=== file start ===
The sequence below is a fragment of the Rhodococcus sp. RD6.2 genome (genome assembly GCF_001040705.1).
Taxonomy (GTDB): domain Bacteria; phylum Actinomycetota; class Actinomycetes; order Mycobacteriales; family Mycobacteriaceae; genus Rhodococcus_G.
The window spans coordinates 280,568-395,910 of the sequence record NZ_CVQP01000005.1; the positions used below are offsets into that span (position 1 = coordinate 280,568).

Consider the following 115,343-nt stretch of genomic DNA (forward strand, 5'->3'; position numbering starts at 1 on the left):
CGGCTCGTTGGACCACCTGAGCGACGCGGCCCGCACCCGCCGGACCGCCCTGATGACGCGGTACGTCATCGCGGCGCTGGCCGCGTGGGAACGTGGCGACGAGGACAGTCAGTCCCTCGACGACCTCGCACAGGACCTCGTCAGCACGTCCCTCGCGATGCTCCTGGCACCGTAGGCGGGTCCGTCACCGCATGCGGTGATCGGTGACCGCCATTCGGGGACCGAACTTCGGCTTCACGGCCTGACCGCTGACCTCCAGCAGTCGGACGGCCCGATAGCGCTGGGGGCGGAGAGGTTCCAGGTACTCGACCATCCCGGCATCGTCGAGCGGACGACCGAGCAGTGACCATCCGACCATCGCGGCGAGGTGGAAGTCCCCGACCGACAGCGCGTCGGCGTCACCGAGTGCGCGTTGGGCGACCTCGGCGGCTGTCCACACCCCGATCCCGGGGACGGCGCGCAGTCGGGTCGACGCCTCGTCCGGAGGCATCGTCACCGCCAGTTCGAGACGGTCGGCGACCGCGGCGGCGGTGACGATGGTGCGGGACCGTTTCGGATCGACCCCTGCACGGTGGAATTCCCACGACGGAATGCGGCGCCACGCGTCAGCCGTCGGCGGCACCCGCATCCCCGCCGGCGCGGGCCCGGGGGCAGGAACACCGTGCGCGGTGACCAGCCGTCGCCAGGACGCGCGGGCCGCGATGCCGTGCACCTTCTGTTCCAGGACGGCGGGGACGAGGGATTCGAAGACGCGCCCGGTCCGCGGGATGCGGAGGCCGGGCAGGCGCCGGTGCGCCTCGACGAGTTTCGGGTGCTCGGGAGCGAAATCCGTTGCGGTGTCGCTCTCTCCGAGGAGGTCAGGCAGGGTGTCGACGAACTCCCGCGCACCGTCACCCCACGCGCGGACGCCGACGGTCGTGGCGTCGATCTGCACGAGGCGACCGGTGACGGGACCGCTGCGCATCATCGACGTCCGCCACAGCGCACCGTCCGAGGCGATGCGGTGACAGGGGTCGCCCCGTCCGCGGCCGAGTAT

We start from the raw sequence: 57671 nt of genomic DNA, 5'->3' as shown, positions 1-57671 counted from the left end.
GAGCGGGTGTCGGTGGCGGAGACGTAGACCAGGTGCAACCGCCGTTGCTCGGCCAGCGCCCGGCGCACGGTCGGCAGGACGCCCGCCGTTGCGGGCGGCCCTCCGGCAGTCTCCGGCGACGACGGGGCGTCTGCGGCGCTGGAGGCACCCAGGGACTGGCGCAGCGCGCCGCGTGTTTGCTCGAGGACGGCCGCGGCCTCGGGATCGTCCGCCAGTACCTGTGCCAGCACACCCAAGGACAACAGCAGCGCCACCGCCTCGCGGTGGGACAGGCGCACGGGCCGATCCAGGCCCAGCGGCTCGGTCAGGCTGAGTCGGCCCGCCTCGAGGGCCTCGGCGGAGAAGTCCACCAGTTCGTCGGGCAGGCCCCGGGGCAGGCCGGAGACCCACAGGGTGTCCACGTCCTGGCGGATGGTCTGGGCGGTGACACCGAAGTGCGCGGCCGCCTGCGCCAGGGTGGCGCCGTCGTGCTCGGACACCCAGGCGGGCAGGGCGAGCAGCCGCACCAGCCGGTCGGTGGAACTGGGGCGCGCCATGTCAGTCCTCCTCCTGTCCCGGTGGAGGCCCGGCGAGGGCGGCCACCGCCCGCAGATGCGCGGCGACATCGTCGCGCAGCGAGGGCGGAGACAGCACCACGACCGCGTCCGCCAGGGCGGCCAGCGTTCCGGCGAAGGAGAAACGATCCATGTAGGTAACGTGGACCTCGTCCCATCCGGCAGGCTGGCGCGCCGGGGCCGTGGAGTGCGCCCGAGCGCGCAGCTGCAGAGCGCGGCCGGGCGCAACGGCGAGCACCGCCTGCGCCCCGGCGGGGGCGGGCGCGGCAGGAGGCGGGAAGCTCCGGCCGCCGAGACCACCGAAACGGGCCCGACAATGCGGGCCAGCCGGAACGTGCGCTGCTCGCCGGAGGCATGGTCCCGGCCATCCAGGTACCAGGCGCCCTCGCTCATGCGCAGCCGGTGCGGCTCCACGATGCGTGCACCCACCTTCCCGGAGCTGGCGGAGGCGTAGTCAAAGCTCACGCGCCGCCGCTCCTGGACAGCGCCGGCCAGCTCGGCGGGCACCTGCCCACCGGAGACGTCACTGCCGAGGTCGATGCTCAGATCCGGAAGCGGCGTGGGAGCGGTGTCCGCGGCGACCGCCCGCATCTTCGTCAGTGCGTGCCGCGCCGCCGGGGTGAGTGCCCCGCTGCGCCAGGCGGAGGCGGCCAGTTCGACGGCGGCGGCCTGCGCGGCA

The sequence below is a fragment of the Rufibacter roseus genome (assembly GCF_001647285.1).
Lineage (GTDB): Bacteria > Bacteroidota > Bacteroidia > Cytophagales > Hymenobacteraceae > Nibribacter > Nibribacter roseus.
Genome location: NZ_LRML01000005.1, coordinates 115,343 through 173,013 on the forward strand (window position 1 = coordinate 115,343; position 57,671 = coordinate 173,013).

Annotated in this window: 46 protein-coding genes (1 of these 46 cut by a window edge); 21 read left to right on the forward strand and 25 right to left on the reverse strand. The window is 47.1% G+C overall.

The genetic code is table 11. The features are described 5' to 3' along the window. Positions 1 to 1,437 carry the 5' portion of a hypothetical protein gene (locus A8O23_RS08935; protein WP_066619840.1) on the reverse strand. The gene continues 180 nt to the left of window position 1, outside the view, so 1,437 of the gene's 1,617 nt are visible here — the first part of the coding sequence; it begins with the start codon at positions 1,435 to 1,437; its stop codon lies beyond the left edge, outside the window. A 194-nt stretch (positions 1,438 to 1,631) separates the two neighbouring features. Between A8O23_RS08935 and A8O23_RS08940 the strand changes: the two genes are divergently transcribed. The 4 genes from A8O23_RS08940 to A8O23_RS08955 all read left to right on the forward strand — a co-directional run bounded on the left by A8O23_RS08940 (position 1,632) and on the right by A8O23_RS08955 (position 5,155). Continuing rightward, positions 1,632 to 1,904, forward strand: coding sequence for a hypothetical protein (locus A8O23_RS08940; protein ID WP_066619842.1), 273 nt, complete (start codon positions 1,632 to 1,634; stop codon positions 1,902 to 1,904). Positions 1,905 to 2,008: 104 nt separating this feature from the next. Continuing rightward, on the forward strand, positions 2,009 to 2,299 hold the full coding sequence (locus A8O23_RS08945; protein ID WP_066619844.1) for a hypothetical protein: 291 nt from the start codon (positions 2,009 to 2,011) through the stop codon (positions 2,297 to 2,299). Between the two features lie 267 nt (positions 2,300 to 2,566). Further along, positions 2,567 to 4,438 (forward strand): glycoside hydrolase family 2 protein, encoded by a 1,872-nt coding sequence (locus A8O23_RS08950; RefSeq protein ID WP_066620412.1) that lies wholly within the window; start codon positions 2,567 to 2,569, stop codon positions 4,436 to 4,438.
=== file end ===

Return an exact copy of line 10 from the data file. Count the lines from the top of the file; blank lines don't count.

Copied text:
Genome location: NZ_LRML01000005.1, coordinates 115,343 through 173,013 on the forward strand (window position 1 = coordinate 115,343; position 57,671 = coordinate 173,013).